often where precip.
particles form.
g.b.
prec.
attacked
zones
Fig. 17.18, Callister &
Rethwisch 8e.

Combined chemical attack and


mechanical wear (e.g., pipe
elbows).

Pitting

Preferred corrosion of
one element/constituent
[e.g., Zn from brass (Cu-Zn)].

Intergranular

Erosion-corrosion

Forms
of
corrosion

Galvanic

Downward propagation
of small pits and holes.
Fig. 17.17, Callister &
Rethwisch 8e. (Fig. 17.17
from M.G. Fontana,
Corrosion Engineering,
3rd ed., McGraw-Hill Book
Company, 1986.)

Crevice Narrow and

Dissimilar metals are confined spaces.


Rivet holes
physically joined in the
presence of an
electrolyte. The
Fig. 17.15, Callister & Rethwisch 8e. (Fig. 17.15
more anodic metal
is courtesy LaQue Center for Corrosion
Technology, Inc.)
corrodes.
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CORROSION PREVENTION (i)


Materials Selection
-- Use metals that are relatively unreactive in the
corrosion environment -- e.g., Ni in basic solutions
-- Use metals that passivate
- These metals form a thin,
adhering oxide layer that
slows corrosion.

Metal oxide
Metal (e.g., Al,
stainless steel)

Lower the temperature (reduces rates of oxidation and


reduction)
Apply physical barriers -- e.g., films and coatings

CORROSION PREVENTION (ii)


Add inhibitors (substances added to solution that decrease
its reactivity)
-- Slow oxidation/reduction reactions by removing reactants
(e.g., remove O2 gas by reacting it w/an inhibitor).
-- Slow oxidation reaction by attaching species to
the surface.

Cathodic (or sacrificial) protection


-- Attach a more anodic material to the one to be protected.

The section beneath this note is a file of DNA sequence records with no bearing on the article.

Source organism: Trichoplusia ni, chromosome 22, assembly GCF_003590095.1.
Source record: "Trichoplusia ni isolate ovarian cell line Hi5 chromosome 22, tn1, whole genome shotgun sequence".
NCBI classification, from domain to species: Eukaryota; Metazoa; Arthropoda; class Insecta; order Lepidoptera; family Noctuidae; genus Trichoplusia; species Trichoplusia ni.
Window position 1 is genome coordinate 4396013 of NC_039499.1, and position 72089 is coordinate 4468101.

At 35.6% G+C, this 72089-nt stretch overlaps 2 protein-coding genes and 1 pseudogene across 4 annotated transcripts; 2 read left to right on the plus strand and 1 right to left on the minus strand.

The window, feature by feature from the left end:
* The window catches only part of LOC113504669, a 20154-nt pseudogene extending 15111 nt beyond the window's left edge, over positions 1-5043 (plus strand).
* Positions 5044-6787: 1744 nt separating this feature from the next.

Galvanized Steel
Adapted
from Fig.
17.23,
Callister &
Rethwisch
8e.

Using a sacrificial anode

Zn 2+

zinc

zinc
2e - 2e steel

e.g., zinc-coated nail

steel
pipe

e-

Cu wire
Mg Mg 2+
anode
Earth

e.g., Mg Anode

Adapted
from Fig.
17.22(a),
Callister &
Rethwisch
8e.

CORROSION RATE

Answer : Questions 17.11 & 17.12

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PREDICTION OF CORROSION
RATES
Polarization = displacement of electrode
potential from its equilibrium value
2 types of polarization : activation or
concentration
Magnitude displacement = Overvoltage ()

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Activation Polarization

12

Concentration Polarization
Under what conditions is concentration
polarizing rate controlling?
the reaction rate is high and/or
the concentration of active species in the
liquid solution is low.

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SUMMARY
Metallic corrosion involves electrochemical reactions
-- electrons are given up by metals in an oxidation reaction
-- these electrons are consumed in a reduction reaction

Metals and alloys are ranked according to their


corrosiveness in standard emf and galvanic series.
Temperature and solution composition affect corrosion
rates.
Forms of corrosion are classified according to mechanism
Corrosion may be prevented or controlled by:
-- materials selection
-- reducing the temperature
-- applying physical barriers
-- adding inhibitors
-- cathodic protection